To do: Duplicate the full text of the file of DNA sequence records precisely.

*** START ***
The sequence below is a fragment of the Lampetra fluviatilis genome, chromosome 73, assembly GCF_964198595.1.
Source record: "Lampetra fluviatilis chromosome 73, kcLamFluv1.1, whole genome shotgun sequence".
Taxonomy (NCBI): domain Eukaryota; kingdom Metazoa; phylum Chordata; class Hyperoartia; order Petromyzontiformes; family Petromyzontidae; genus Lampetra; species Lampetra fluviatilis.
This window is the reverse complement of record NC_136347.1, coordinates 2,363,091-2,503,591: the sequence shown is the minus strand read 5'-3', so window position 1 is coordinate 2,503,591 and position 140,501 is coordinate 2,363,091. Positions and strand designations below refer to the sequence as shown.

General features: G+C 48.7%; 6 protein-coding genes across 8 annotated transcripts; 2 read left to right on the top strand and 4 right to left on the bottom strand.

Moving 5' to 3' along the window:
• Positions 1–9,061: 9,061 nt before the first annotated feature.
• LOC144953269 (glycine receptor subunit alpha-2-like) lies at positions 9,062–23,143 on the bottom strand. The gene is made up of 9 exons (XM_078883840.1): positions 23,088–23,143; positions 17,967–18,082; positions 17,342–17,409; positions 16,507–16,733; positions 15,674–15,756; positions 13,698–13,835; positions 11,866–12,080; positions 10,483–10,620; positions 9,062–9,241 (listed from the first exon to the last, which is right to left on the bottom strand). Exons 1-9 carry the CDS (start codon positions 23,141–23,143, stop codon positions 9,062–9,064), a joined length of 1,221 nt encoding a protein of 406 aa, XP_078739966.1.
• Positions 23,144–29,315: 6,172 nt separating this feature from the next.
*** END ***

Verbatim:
The sequence below is a fragment of the Lampetra fluviatilis genome, chromosome 73, assembly GCF_964198595.1.
Source record: "Lampetra fluviatilis chromosome 73, kcLamFluv1.1, whole genome shotgun sequence".
Taxonomy (NCBI): domain Eukaryota; kingdom Metazoa; phylum Chordata; class Hyperoartia; order Petromyzontiformes; family Petromyzontidae; genus Lampetra; species Lampetra fluviatilis.
This window is the reverse complement of record NC_136347.1, coordinates 2,363,091-2,503,591: the sequence shown is the minus strand read 5'-3', so window position 1 is coordinate 2,503,591 and position 140,501 is coordinate 2,363,091. Positions and strand designations below refer to the sequence as shown.

General features: G+C 48.7%; 6 protein-coding genes across 8 annotated transcripts; 2 read left to right on the top strand and 4 right to left on the bottom strand.

Moving 5' to 3' along the window:
• Positions 1–9,061: 9,061 nt before the first annotated feature.
• LOC144953269 (glycine receptor subunit alpha-2-like) lies at positions 9,062–23,143 on the bottom strand. The gene is made up of 9 exons (XM_078883840.1): positions 23,088–23,143; positions 17,967–18,082; positions 17,342–17,409; positions 16,507–16,733; positions 15,674–15,756; positions 13,698–13,835; positions 11,866–12,080; positions 10,483–10,620; positions 9,062–9,241 (listed from the first exon to the last, which is right to left on the bottom strand). Exons 1-9 carry the CDS (start codon positions 23,141–23,143, stop codon positions 9,062–9,064), a joined length of 1,221 nt encoding a protein of 406 aa, XP_078739966.1.
• Positions 23,144–29,315: 6,172 nt separating this feature from the next.